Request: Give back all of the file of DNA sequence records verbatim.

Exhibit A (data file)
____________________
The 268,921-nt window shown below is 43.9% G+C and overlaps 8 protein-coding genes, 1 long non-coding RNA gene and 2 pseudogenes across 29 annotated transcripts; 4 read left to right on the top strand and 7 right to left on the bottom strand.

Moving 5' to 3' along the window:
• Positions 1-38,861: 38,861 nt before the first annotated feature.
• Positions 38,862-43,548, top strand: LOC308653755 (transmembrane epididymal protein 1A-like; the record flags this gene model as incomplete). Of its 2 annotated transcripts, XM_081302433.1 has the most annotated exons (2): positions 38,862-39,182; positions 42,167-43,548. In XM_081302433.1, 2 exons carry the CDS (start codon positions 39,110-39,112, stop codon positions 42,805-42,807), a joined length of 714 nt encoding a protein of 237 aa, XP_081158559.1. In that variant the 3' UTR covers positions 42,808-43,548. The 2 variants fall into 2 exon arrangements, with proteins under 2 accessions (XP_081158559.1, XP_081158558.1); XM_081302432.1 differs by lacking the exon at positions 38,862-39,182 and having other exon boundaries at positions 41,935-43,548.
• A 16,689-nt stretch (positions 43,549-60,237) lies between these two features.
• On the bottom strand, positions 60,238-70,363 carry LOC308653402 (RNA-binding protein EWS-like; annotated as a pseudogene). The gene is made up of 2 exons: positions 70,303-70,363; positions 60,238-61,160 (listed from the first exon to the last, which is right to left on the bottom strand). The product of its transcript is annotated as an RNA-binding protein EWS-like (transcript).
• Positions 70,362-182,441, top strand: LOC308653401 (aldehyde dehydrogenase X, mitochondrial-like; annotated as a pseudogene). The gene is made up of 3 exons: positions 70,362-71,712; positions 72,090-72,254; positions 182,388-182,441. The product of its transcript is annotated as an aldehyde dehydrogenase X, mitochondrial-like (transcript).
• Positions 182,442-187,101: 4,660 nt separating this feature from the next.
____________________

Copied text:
The 268,921-nt window shown below is 43.9% G+C and overlaps 8 protein-coding genes, 1 long non-coding RNA gene and 2 pseudogenes across 29 annotated transcripts; 4 read left to right on the top strand and 7 right to left on the bottom strand.

Moving 5' to 3' along the window:
• Positions 1-38,861: 38,861 nt before the first annotated feature.
• Positions 38,862-43,548, top strand: LOC308653755 (transmembrane epididymal protein 1A-like; the record flags this gene model as incomplete). Of its 2 annotated transcripts, XM_081302433.1 has the most annotated exons (2): positions 38,862-39,182; positions 42,167-43,548. In XM_081302433.1, 2 exons carry the CDS (start codon positions 39,110-39,112, stop codon positions 42,805-42,807), a joined length of 714 nt encoding a protein of 237 aa, XP_081158559.1. In that variant the 3' UTR covers positions 42,808-43,548. The 2 variants fall into 2 exon arrangements, with proteins under 2 accessions (XP_081158559.1, XP_081158558.1); XM_081302432.1 differs by lacking the exon at positions 38,862-39,182 and having other exon boundaries at positions 41,935-43,548.
• A 16,689-nt stretch (positions 43,549-60,237) lies between these two features.
• On the bottom strand, positions 60,238-70,363 carry LOC308653402 (RNA-binding protein EWS-like; annotated as a pseudogene). The gene is made up of 2 exons: positions 70,303-70,363; positions 60,238-61,160 (listed from the first exon to the last, which is right to left on the bottom strand). The product of its transcript is annotated as an RNA-binding protein EWS-like (transcript).
• Positions 70,362-182,441, top strand: LOC308653401 (aldehyde dehydrogenase X, mitochondrial-like; annotated as a pseudogene). The gene is made up of 3 exons: positions 70,362-71,712; positions 72,090-72,254; positions 182,388-182,441. The product of its transcript is annotated as an aldehyde dehydrogenase X, mitochondrial-like (transcript).
• Positions 182,442-187,101: 4,660 nt separating this feature from the next.